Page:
People are never more insecure than when they become obsessed with their fears at the expense of their dreams.
Even many years later, my dad could still recall how his mother had hovered over him and wept. When he was 6 years old, one of the horses had pulled a hay wagon over his toes while he was helping in the fields. A nail had become loose and his foot had swelled. For the next few days, his mother soaked his foot regularly, applied poultices, changed dressings, and checked his foot for signs of infection. My dad recalled how they had both cried through the entire episode.
“She had me convinced that I would die just like the President's son.”
Her fear was real. In the summer of 1924, 16-year-old Calvin Coolidge, Jr., had developed a blister on his foot while playing tennis with his older brother, John. Over the next couple of days, his swollen foot had become infected. Despite the best efforts of the doctors, he developed a systemic infection and died a week later at Walter Reed Army Hospital. The entire country followed the family's ordeal and then mourned the death. Historians believe that the grief in the aftermath of young Cal, Jr.’s death was the main reason for the decline of his father’s presidential career.
In my grandmother’s era, there was a pervasive fear of infection. In fact, until the 1940s, Americans worried intensely about infections, epidemics, and tuberculosis, as well as sudden devastating illnesses like strokes and heart attacks. It is only in recent decades that cancer has joined the other conditions in our collective list of fearsome ailments thanks to longer lifespans, effective antibiotics, new technology and an increased public awareness of cancer.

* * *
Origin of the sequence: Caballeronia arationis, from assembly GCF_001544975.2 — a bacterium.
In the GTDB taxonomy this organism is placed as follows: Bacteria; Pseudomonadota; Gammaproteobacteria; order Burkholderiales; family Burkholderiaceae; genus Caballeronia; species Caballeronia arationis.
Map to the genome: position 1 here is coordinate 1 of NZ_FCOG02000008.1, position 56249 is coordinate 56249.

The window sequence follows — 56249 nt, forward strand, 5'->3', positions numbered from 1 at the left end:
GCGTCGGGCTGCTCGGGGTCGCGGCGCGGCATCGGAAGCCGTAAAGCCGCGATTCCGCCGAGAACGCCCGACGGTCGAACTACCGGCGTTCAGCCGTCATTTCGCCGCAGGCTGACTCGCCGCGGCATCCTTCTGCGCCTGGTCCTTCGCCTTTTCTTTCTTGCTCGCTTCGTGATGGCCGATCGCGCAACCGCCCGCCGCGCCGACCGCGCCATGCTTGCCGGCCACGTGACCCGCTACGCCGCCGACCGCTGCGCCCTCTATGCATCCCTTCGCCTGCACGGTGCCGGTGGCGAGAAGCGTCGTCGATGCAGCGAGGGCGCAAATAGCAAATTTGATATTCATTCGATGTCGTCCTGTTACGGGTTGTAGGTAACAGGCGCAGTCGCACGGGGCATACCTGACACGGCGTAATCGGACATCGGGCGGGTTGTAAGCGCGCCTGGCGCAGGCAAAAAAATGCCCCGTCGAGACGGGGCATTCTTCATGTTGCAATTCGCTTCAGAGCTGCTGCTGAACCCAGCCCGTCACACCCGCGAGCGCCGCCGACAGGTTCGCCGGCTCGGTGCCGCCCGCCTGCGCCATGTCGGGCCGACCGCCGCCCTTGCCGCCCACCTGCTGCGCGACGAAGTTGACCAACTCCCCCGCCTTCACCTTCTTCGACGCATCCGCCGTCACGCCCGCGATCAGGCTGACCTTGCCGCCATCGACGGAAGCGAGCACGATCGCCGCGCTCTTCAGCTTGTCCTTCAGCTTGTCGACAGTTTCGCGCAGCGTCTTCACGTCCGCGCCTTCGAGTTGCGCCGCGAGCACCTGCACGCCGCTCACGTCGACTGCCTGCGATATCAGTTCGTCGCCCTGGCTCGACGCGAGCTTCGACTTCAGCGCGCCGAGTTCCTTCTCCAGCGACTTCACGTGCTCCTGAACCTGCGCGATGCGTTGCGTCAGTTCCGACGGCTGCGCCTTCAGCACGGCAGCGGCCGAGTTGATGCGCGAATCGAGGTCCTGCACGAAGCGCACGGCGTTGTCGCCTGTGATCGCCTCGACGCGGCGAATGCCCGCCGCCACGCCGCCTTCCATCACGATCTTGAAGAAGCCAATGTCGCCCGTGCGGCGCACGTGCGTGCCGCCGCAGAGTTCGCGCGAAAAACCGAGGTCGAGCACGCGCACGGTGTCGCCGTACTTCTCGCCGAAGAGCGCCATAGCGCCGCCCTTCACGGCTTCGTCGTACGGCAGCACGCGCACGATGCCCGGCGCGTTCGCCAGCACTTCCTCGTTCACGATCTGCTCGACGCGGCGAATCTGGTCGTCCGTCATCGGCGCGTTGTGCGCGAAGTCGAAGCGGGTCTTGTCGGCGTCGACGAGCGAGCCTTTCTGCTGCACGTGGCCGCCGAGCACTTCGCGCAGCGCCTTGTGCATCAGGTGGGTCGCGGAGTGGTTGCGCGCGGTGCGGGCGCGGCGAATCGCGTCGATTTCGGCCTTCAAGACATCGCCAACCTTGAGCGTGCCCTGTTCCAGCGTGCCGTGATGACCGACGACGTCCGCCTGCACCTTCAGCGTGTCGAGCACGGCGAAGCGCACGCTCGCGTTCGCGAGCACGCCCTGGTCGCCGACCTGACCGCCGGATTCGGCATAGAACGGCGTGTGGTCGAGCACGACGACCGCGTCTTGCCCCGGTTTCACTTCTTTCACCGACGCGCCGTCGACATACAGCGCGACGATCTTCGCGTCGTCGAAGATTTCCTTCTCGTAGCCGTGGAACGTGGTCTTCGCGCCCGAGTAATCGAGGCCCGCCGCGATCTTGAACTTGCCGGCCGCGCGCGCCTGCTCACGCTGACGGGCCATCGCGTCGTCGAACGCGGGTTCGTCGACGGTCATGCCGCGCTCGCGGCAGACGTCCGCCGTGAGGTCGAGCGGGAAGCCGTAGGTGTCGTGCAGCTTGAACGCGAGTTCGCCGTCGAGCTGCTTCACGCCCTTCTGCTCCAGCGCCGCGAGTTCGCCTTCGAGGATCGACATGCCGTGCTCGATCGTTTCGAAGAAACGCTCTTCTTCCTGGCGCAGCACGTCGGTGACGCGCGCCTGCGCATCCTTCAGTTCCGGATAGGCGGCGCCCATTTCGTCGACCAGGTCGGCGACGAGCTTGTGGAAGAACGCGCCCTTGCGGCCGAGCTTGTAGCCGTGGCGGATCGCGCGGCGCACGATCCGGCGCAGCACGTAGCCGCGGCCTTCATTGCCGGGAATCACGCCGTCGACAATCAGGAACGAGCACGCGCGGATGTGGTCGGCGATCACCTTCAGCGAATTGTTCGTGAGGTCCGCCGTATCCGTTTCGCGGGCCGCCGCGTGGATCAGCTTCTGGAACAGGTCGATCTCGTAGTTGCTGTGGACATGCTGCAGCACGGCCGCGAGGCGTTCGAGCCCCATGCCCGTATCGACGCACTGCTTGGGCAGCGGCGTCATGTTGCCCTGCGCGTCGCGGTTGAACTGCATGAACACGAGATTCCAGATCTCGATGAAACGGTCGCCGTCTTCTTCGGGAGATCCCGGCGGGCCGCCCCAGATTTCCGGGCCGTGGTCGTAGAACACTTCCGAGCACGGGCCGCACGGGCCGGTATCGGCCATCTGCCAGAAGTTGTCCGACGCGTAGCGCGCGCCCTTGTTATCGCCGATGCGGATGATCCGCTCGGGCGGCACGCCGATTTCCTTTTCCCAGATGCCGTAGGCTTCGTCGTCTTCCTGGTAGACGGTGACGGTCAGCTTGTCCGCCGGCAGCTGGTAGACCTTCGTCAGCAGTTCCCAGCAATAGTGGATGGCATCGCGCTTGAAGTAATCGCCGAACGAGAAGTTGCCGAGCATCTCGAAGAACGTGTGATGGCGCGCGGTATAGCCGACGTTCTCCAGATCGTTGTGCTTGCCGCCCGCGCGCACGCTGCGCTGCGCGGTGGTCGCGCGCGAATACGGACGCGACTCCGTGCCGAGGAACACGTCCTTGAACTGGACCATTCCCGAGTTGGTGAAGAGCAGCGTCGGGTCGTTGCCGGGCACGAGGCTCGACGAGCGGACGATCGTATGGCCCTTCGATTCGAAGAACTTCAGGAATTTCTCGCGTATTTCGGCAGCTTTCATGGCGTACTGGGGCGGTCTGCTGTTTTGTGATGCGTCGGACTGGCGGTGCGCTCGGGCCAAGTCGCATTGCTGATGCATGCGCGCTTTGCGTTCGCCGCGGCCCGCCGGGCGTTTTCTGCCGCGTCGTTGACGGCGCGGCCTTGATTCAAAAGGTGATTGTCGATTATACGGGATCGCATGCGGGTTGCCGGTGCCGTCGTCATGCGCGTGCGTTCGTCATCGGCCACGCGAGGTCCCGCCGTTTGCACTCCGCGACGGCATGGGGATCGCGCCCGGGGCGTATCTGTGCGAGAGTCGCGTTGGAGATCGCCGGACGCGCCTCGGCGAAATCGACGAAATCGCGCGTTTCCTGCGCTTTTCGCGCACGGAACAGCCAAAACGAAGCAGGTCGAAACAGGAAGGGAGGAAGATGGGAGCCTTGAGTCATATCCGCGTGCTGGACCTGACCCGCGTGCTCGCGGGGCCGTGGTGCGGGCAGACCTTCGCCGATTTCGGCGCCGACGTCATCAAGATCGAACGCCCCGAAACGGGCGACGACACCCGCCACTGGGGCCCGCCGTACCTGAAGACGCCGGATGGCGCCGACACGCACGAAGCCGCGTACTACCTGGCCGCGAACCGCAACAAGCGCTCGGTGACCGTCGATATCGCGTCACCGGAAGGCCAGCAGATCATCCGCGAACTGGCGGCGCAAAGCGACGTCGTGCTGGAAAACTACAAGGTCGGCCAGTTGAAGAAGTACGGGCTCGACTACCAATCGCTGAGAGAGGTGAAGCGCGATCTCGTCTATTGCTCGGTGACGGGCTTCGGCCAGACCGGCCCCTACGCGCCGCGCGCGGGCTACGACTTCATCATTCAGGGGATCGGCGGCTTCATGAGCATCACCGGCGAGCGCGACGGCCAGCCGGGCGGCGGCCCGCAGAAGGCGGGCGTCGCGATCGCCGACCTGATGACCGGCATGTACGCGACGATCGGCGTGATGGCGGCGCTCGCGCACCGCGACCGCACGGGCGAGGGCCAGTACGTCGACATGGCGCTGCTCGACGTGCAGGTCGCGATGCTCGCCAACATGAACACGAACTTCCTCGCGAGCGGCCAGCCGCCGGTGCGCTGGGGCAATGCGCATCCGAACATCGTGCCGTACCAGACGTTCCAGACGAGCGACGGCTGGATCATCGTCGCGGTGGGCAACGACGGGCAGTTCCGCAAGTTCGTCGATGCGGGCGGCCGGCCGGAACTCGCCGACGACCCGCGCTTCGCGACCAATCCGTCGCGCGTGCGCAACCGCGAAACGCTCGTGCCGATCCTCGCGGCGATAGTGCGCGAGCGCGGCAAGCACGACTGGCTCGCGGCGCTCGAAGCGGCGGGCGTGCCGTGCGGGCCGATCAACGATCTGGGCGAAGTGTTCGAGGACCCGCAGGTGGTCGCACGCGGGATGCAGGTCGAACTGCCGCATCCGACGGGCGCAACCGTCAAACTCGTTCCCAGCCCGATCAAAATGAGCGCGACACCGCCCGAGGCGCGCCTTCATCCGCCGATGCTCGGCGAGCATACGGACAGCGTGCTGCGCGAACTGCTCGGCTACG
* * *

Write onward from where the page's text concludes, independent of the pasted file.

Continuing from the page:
Living in the pre-antibiotic era on a farm in rural Missouri, my grandmother certainly must have seen animals die of infections, yet I am certain that she had successfully treated dozens of sores on her livestock over the years. In her world, though, she understood that any scratch might lead to death. My father’s foot injury and the simultaneous publicity surrounding Cal, Jr.’s death must have shaken my grandmother profoundly. This heightened anxiety kept her awake every night until my father recovered.
My dad joked about the distorted toenail that he carried for the rest of his life although I am certain that it always reminded him of the anxiety and tears of those terrifying days. Perhaps, in a similar way, my cancer patients and their family members are reminded of their own ordeals whenever they touch the scars and deal with the physical changes that they carry.
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I really enjoy reading your blog and I always look forward to the next post. Keep up the great work Dr. Campbell!
Very wonderful post.
We are very fortunate to be living in this era where antibiotics, pain killers and miracle drugs are accessible.
Keep them coming!
- Kristina Lo
Posted 6:09 AM